First off, I have to say that this can be read either as a standalone or as part of the Mischief Bay series with no problem. Secondly, this is more of an ensemble cast where we got three different women’s POVs, so probably not every reader will connect with every character. I respected Zoe, Jen, and Pam equally, but found myself more in tune with Zoe. She had a fun personality and a good sense of humor about her issues for the most part, not giving in too much to self-pity. Jen on the other hand…I could empathize with her anxiety issues but it was tough to see how far she took things, alienating herself from her loved ones at times. And Pam, well, I started off really loving her straight forward manner but had a tough go of it when she copped an attitude with her (grown) children toward the last third of the book.

It was quite intriguing to see how the dynamics between the three main characters and all of the secondary characters changed as things became more complex. Zoe dating Pam’s son Steven, who was also Jen’s younger brother, caused some ripples, especially as things progressed. Pam sort-of dating Zoe’s father Miguel added tension between Steven and Zoe. And then you had Jen freaking out about her son not talking yet and her husband’s dangerous job, straining all of her friendships and relationships. It was quite a tangled web between these characters but I loved how honestly Susan Mallery wrote it. She included the good, the bad, and the very ugly, letting us readers experience all of the feelings each character went through every step of the way.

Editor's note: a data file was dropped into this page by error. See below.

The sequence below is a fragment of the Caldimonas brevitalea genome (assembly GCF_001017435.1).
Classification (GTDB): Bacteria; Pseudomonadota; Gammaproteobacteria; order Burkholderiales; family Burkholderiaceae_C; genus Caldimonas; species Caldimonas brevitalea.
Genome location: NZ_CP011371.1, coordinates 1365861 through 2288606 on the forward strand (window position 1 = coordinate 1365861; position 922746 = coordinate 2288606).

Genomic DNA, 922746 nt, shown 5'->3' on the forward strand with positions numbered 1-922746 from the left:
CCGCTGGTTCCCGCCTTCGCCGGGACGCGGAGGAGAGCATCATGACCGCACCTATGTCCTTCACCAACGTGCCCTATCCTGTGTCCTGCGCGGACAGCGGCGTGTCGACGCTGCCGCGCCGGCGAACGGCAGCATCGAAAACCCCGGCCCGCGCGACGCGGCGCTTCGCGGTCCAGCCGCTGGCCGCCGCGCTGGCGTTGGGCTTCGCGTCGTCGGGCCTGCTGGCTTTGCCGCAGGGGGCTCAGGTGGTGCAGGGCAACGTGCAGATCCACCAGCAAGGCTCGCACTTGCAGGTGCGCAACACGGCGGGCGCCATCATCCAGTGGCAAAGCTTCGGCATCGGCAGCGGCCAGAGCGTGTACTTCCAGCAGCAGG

Filled with complicated, intertwined relationships, some laughs, and whole lot of heart, A Million Little Things was yet another reason to fall in love with Susan Mallery’s writing.


Book Info:

Publication: February 28th 2017 | MIRA | Mischief Bay #3

From the bestselling author of The Girls of Mischief Bay and The Friends We Keep comes a twisty tale of family dynamics that explores what can go terribly, hysterically wrong when the line between friendship and family blurs

Zoe Saldivar is more than just single-she’s ALONE. She recently broke up with her longtime boyfriend, she works from home and her best friend Jen is so obsessed with her baby that she has practically abandoned their friendship. The day Zoe accidentally traps herself in her attic with her hungry-looking cat, she realizes that it’s up to her to stop living in isolation.

Her seemingly empty life takes a sudden turn for the complicated-her first new friend is Jen’s widowed mom, Pam. The only guy to give her butterflies in a very long time is Jen’s brother. And meanwhile, Pam is being very deliberately seduced by Zoe’s own smooth-as-tequila father. Pam’s flustered, Jen’s annoyed and Zoe is beginning to think “alone” doesn’t sound so bad, after all.

Friendship isn’t just one thing-it’s a million little things, and no one writes them with more heart and humor than book club sensation Susan Mallery!



3 Responses to “REVIEW: A Million Little Things by Susan Mallery”

    • Michele H

      Thanks, Tammy! You can’t go wrong with Susan Mallery’s books. Have fun! 🙂